Views from afar as end came near

Commentaries: Sportswriters from around the country praised Ripken's preparation, determination and influence on the game he loved.

The Ripken Legacy : Media

October 10, 2001

Dan Shaughnessy

The Boston Globe

He wasn't just Cal Ripken. He was Cal Ripken Jr. Like Sammy Davis and JFK, he never lost the Jr., not even when he turned gray, bald, and 41. Not even Saturday night when he played his 3,001st and final game for the Baltimore Orioles.

To know Cal Ripken Jr., one must know a little about Cal Ripken Sr., who died of cancer in 1998. In the father, we see how the son came to shatter baseball's most sacred record - Lou Gehrig's consecutive-games streak.

And it is The Streak that makes Ripken a baseball god. Sure, he helped redefine the shortstop position and leaves baseball with a new generation of Jeters and A-Rods, big guys who still can cover the ground and go into the hole. But without The Streak, Ripken would be just another 3,000-hit, 400-homer guy (there are six others, including Carl Yastrzemski). Without The Streak, he would be first-ballot Cooperstown and one of the best ever at his position, but The Streak defines his greatness.

And he owes The Streak to Cal Sr., an Orioles coach, manager, and lifer, one of the toughest men who ever lived. Ripken Sr. was a career minor-league catcher who never even got a cup of coffee in the bigs. He caught 100 mph minor-league legend Steve Dalkowski. He drove the team bus to make extra cash for his young family. He drank Schlitz and smoked unfiltered Luckys down to the nub. He believed in the Oriole Way and taught his sons to have respect for baseball. There was only one way to play the game.

Ira Berkow

The New York Times

In the Baltimore Orioles' clubhouse in Camden Yards the other day, Cal Ripken was asked if he would have preferred being a basketball player. Silly question, meant to be a little joke.

There was a pause. Ripken was actually mulling over the question. It is known that Ripken loves basketball. He has a full-court gym in his home in Reisterstown, Md., and, at 6 feet 4 inches and a rock-solid 220 pounds and with a closely shaved head that resembles the coiffure of Michael Jordan, is known to be a good player in the games in which he invites college and sometimes pro players to participate in the off-season.

"Well," he said, "I think I chose the right game for me."

If there is a record for greatest understatement, that observation would have to rank high. This weekend, the end of baseball's regular season, was the culmination, the celebration, the grand finale and farewell of one of the most remarkable careers in sports history.

Steve Jacobson


At a time when baseball was wracked by labor-management conflict, Ripken glowed with the concept that a man goes to work on time and does his best every day whether he feels like going to work or not.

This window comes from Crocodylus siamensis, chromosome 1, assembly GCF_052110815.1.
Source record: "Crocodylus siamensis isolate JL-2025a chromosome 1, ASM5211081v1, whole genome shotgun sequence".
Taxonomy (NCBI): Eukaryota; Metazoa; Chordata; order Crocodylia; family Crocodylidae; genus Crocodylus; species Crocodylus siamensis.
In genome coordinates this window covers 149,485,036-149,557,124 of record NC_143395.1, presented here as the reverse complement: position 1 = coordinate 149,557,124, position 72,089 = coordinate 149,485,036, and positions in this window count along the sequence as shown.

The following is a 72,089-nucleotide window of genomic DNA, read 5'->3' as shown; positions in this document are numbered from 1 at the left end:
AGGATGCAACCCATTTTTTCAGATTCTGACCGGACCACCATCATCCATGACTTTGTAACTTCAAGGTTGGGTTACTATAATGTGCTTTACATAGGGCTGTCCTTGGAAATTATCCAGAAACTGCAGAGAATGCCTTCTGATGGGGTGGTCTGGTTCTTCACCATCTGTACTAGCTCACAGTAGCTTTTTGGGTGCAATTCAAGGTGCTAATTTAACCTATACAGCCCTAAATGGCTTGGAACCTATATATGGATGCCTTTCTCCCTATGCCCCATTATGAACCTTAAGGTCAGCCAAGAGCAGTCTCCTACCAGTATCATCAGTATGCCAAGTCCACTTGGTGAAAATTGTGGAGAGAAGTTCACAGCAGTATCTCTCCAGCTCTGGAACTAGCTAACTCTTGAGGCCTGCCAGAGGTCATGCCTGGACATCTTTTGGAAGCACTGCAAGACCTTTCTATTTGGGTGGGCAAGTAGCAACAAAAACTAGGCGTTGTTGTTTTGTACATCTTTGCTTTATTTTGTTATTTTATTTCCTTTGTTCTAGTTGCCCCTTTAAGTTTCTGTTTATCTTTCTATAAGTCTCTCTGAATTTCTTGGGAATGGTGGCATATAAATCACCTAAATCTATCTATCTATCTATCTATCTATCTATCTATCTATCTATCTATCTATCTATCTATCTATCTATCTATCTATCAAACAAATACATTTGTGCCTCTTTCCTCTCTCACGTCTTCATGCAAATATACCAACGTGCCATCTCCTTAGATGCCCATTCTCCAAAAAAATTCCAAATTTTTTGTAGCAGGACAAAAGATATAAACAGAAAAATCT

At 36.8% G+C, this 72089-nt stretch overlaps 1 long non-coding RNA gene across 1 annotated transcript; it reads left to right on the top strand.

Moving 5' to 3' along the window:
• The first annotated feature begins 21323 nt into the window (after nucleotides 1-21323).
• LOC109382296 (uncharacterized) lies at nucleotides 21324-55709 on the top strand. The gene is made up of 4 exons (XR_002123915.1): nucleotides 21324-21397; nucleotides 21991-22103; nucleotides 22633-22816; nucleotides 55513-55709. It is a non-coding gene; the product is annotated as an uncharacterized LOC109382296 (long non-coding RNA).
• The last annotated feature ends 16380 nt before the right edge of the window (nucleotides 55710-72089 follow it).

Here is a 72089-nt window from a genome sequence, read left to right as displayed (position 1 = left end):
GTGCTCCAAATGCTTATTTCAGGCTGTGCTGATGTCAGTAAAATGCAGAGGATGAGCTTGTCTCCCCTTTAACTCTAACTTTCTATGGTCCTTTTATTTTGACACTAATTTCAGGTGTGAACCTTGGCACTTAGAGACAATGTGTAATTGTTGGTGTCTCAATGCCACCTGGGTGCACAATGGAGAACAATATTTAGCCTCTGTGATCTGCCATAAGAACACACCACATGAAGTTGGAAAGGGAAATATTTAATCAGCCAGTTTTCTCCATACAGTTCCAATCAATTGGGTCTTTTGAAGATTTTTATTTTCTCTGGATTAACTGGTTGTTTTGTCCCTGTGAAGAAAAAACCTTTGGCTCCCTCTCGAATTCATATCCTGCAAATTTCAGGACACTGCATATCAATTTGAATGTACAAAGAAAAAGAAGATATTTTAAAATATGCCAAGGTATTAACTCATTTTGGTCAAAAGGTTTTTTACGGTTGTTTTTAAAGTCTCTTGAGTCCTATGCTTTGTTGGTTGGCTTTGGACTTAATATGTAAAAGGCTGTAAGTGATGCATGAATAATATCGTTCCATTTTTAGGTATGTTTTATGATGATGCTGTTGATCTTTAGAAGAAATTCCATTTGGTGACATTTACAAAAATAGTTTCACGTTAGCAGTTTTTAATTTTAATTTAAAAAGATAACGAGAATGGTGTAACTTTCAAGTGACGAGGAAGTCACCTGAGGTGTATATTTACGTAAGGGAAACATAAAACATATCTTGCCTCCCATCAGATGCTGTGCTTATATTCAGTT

He made himself an icon. He played in 2,632 consecutive games through 1998. That included every inning of 932 consecutive games, never mind turned ankles, jammed fingers, aching back and the tread wear that playing shortstop inflicts.

It wasn't so much the Streak, he said, but what it represented. When he was concluding it was time to go, he said, he consulted some retired players. `They said, "I wish I had played more" or "I wish I had been more serious" or "I wish I took better care of myself," ' he said. He never will have to question himself.

For that he was an icon.

Mark Heisler

Los Angeles Times

Ripken was a Gary Cooper figure, strong and silent, the personification of Old Verities. Whenever the Orioles lost in his declining years, people would ask if he shouldn't rest, or, worse, wasn't putting The Streak ahead of The Ballclub. But playing every day wasn't just something Ripken did, it was what he was.

Bob Lipper

Richmond (Va.)


He wasn't larger than life - like [Mark] McGwire, in other words - didn't do somersaults like Ozzie [Smith], isn't a towering clubhouse presence, didn't shower us with glib sound bites. Ripken hasn't got much hair nowadays, but he never really let it down anyway. He's a manual typewriter in a world-a little old-fashioned, a little bit of a throwback.

Mark Kreidler

Not to go all Up With People on you, but isn't one of the great side-stories to the retirements of Cal Ripken Jr. and Tony Gwynn the quest to find baseball's next ambassadors? They're out there, you know. They might be buried under layers of contract negotiations, hidden behind boxes of to-be-autographed memorabilia, but they're out there. If you're sifting through the court documents and the affidavits and the pass-list at the Gold Club, you could be looking in the wrong places, but they're out there. ...

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